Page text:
Most of us are environmentally conscious. We recycle, leave no footprint when we camp, take our own bags to the grocery store and purchase environmentally friendly products. We work at respecting our Earth and preserving our planet for future generations.
Laura Tyler is a certified professional dog trainer with 25 years of experience and has earned associate certification through the International Association of Animal Behavior Consultants. She owns Total Teamwork Training LLC in Northwest Colorado.
Dog's Eye View
This weekly column about dog training publishes on Fridays in the Steamboat Today. Read more columns here.
On top of that, we are critically aware of large-scale contamination and things such as the affect of oil spills on our water quality. The good news is that more and more people are following the tenets of environmental awareness every day. And grand scale corporations are being held accountable for contaminating our environment.
But there is one pollutant that seems to slip under the radar for most people. And this pollutant is multiplying at an alarming rate. Water quality is highly affected by this product as snow melts and our waterways increase flow with spring runoff. Our parks and trails are increasingly polluted as this product is leaked into the ground. This toxic material seeps into the ground releasing dangerous pathogens that our waste water systems are not designed to filter.
Our parks and recreational waterways are becoming increasingly contaminated. One gram of this contaminant contains 23 million bacteria. Campylobacteriosis, Toxocarisis and Cysticerosis as well as Salmonellosis, Coccidia E.coli, Giardia and Parvo virus are among the diseases and viruses that can be caused by this toxic waste.
There are studies by the Environmental Protection Agency and the Centers for Disease Control and Prevention supporting this information. According to the EPA, this contaminant is as toxic to the environment as chemical and oil spills. This contaminant is the No. 3 cause of water pollution.
Guess what folks, it’s dog poop! Every person who thinks that dog feces break down into a good fertilizer is misinformed. We all grew up thinking this, but science is telling us a different story now. We can control this pollutant by simply bagging up our dog's waste and depositing it in a trash can. This is our only way to contain the spread of contamination to our Earth.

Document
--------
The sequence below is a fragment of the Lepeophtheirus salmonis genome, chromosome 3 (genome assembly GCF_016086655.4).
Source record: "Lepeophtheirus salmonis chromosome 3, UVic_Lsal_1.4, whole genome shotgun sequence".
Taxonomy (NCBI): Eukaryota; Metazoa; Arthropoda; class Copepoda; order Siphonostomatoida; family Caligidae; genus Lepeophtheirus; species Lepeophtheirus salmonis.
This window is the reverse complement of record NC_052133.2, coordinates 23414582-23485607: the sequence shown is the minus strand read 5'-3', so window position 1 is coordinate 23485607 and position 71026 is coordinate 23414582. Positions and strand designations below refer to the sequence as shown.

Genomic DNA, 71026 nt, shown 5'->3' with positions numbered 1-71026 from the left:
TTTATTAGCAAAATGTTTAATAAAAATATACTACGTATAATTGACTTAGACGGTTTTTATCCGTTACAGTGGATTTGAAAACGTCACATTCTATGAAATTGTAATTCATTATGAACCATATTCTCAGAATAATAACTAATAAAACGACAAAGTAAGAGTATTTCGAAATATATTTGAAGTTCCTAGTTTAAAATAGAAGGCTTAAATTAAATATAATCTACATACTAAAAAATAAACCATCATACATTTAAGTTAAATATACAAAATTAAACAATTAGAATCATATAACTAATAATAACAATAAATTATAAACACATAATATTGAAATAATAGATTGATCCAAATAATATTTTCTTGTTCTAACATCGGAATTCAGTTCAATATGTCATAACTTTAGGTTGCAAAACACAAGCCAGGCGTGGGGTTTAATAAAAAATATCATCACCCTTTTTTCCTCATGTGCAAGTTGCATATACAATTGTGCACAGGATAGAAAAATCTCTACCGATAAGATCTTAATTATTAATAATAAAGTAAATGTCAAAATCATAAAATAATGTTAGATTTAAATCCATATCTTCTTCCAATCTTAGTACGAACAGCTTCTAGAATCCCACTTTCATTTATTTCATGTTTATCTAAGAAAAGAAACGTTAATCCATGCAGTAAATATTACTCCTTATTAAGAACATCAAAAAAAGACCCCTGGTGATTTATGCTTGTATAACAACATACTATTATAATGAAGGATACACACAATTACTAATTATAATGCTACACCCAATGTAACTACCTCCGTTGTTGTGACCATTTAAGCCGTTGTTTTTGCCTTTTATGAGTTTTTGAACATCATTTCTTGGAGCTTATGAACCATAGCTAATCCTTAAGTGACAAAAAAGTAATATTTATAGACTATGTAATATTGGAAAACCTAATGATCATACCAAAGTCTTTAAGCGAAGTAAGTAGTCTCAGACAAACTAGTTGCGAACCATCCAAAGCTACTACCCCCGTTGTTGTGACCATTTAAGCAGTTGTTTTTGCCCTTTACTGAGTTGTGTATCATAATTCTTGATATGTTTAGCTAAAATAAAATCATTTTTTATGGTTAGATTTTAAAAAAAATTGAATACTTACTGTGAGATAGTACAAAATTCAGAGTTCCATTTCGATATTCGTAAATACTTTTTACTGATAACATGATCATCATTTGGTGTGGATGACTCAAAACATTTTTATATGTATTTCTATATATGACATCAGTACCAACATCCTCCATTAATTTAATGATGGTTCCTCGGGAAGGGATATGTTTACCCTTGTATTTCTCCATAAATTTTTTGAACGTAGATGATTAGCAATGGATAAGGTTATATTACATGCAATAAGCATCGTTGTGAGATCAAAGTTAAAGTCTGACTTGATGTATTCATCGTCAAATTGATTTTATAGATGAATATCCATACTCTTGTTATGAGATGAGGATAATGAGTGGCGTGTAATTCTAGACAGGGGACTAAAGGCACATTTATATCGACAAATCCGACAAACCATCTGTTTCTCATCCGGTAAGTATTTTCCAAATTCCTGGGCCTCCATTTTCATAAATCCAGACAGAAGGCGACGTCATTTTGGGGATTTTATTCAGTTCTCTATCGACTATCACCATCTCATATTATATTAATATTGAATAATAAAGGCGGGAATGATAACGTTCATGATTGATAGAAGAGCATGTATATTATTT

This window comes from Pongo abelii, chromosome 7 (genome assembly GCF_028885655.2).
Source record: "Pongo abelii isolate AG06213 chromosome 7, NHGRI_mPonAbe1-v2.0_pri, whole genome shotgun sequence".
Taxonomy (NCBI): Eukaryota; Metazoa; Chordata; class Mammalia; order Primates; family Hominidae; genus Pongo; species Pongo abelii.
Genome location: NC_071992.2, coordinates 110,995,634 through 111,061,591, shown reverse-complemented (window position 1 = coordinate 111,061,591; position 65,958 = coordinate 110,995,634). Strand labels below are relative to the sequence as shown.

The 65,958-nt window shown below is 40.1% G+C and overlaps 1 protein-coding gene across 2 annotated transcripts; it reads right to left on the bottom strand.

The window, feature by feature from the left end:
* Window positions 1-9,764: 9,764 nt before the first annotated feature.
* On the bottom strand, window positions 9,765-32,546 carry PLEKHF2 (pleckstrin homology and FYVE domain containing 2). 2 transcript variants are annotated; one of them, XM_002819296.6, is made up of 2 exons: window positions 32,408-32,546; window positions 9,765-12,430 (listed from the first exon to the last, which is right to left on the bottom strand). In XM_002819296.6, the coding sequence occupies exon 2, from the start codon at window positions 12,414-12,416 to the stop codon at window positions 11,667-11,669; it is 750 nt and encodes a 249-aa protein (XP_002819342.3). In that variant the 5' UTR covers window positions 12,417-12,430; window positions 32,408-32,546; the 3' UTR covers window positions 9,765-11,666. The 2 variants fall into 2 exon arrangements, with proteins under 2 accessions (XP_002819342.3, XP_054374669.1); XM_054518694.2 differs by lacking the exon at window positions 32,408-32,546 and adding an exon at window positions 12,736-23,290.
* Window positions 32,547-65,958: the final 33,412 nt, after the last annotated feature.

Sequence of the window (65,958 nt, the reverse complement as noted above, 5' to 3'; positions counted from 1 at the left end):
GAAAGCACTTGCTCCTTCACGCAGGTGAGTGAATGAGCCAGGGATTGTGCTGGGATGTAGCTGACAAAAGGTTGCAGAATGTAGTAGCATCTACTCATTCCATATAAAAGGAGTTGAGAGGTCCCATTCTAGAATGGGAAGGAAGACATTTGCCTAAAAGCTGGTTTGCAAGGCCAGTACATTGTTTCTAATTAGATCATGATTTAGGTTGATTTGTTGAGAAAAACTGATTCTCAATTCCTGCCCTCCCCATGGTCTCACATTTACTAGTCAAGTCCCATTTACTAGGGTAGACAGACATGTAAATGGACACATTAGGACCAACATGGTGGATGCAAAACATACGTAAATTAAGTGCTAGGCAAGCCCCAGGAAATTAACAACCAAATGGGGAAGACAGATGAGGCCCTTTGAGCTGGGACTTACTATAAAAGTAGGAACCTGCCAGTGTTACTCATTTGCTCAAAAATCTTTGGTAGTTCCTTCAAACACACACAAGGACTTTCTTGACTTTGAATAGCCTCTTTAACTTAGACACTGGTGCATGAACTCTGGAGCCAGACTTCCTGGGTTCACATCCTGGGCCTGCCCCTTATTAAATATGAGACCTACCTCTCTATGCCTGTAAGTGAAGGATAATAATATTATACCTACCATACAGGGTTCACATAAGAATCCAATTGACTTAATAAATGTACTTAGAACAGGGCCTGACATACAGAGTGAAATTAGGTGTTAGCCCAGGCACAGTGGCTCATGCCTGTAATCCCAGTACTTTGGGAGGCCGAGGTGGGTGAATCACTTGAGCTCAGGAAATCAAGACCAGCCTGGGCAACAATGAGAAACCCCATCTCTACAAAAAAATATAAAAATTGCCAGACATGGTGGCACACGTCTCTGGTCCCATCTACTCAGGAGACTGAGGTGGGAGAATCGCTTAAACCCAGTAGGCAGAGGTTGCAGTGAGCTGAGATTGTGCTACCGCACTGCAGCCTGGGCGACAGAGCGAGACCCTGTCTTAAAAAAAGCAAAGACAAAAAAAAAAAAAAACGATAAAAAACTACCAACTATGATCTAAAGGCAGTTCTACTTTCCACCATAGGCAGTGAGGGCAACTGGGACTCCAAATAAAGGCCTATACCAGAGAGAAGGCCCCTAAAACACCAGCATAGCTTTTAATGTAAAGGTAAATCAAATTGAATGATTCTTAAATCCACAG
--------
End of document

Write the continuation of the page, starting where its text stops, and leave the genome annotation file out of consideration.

When I first started research for this article, one of the questions I asked friend and National Park Ranger Kathy Krisko is exactly when and why did the National Park Service prohibit dogs on the trails in national parks? And what caused this? She told me that pet waste is only part of the issue, but it all adds up.
Krisko shared this information: “I know that in the NPS, loose dogs were considered to be as much an issue as the dog poop because they chase wildlife, frighten other people who are hiking, misbehave around horses and other dogs, and get bitten by snakes, coyotes and other animals and require rescue. We used to have a ‘Dog Card’ that said: “Keep your dog on a leash: 1. for the safety of your dog 2. for the safety of other people 3. for the safety of wildlife 4. because it’s the law!”
Bottom line, we can do something about this. Leaving dog poop on the ground is not recycling. It’s a pollutant and it’s damaging our environment. We live in such a great dog friendly environment. More and more people have dogs and that’s wonderful. The down side is that those people who do not clean up after their dogs also is multiplying. We’ve got to take a stand here. Let’s make our community the cleanest dog town in the USA.
This article suggestion came from one of our readers. Thank you for your feedback, and suggestions are appreciated. Laura Tyler is a certified professional dog trainer with 25+ years of experience and has earned associate certification through the International Association of Animal Behavior Consultants. She owns Total Teamwork Training LLC in Northwest Colorado.